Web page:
The changing rates and indications of optical coherence tomography and fundus fluorescein angiography over 5 years

Ian Dooley, Farah Ibrahim, Gerry O'Connor

Abstract


Purpose.  To evaluate the relative frequency of use of fundus fluorescein angiography (FFA) following the introduction of optical coherence tomography (OCT) at a tertiary university ophthalmology practice.

Methods.  We retrospectively analyzed the demand for and indications of all requests for FFA or OCT during the five years from 2007 to 2011, inclusively, at our tertiary care university hospital department of ophthalmology.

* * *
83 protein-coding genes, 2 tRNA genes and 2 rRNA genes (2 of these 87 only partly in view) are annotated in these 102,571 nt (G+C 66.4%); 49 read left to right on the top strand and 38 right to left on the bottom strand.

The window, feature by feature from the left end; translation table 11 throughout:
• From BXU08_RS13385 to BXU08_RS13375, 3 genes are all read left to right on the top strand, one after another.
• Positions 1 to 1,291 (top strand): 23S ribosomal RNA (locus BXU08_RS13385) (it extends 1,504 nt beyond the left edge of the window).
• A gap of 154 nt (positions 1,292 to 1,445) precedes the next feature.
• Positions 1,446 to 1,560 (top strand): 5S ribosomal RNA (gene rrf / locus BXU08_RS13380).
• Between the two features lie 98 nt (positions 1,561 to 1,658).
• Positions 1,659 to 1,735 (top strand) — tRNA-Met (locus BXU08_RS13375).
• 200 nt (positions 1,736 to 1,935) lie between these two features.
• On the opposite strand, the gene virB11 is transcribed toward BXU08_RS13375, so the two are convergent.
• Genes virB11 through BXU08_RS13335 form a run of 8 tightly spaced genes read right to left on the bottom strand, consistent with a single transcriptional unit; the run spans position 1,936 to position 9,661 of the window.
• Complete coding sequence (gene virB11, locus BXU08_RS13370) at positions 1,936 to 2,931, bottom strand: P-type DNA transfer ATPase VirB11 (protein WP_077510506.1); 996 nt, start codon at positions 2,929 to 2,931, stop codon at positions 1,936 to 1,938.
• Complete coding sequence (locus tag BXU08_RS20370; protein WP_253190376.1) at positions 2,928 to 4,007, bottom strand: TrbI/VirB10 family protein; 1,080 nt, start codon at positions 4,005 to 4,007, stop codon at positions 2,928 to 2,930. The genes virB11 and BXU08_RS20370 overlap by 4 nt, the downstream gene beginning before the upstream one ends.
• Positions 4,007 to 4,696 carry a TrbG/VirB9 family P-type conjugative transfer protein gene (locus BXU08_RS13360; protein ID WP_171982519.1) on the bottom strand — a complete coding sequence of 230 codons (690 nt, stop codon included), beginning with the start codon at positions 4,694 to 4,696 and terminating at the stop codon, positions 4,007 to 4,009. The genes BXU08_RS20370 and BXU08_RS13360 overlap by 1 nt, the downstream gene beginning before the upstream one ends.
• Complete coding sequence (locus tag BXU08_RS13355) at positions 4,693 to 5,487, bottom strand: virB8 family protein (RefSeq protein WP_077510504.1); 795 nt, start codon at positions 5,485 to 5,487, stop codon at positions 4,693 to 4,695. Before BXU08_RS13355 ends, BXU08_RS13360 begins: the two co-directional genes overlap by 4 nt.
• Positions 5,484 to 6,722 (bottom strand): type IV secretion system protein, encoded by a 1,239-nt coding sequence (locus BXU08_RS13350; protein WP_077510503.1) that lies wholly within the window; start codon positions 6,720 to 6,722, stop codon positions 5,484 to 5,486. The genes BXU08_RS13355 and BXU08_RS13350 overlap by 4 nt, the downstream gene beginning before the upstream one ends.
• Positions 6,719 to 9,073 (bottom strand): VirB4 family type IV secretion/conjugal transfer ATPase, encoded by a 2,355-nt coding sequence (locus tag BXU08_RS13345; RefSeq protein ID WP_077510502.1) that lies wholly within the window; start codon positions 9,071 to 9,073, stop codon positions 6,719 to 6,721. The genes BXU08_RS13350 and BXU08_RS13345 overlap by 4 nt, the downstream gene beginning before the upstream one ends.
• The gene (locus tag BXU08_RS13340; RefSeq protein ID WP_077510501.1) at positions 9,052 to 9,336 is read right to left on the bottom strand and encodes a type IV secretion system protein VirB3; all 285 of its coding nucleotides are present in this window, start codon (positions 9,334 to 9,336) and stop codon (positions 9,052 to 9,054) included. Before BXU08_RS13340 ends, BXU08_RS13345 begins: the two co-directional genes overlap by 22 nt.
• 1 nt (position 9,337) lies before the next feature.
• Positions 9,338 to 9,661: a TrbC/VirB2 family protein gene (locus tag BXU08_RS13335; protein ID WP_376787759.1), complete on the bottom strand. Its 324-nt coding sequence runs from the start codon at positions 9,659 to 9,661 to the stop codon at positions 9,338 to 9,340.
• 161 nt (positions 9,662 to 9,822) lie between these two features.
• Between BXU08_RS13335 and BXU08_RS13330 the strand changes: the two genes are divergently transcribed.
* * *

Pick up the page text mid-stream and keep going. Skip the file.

Results.  In January 2007, out of 194 total imaging studies requested and performed, there were 85 OCTs (43.8% of total imaging studies) and 109 FFAs (56.2%).  By January 2011, out of 172 total imaging studies requested and performed, there were 127 OCT cases (73.8%) and 45 FFA cases (26.2%).  FFAs for macular degeneration and diabetic maculopathy accounted for 54.3% of all imaging in 2007, but five years later had fallen to just 22%.

Conclusions.  A decrease in the number of FFAs requested and performed was associated an increase in number of OCTs, over the five year period.  While this pattern was observed in a single relatively small tertiary care setting, this study may be the first report in the peer-reviewed medical literature of this trend.  The relative safety profile and convenience of OCT as compared to FFA may be a primary factor in this shift.


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DOI: http://dx.doi.org/10.16964/er.v3i1.65

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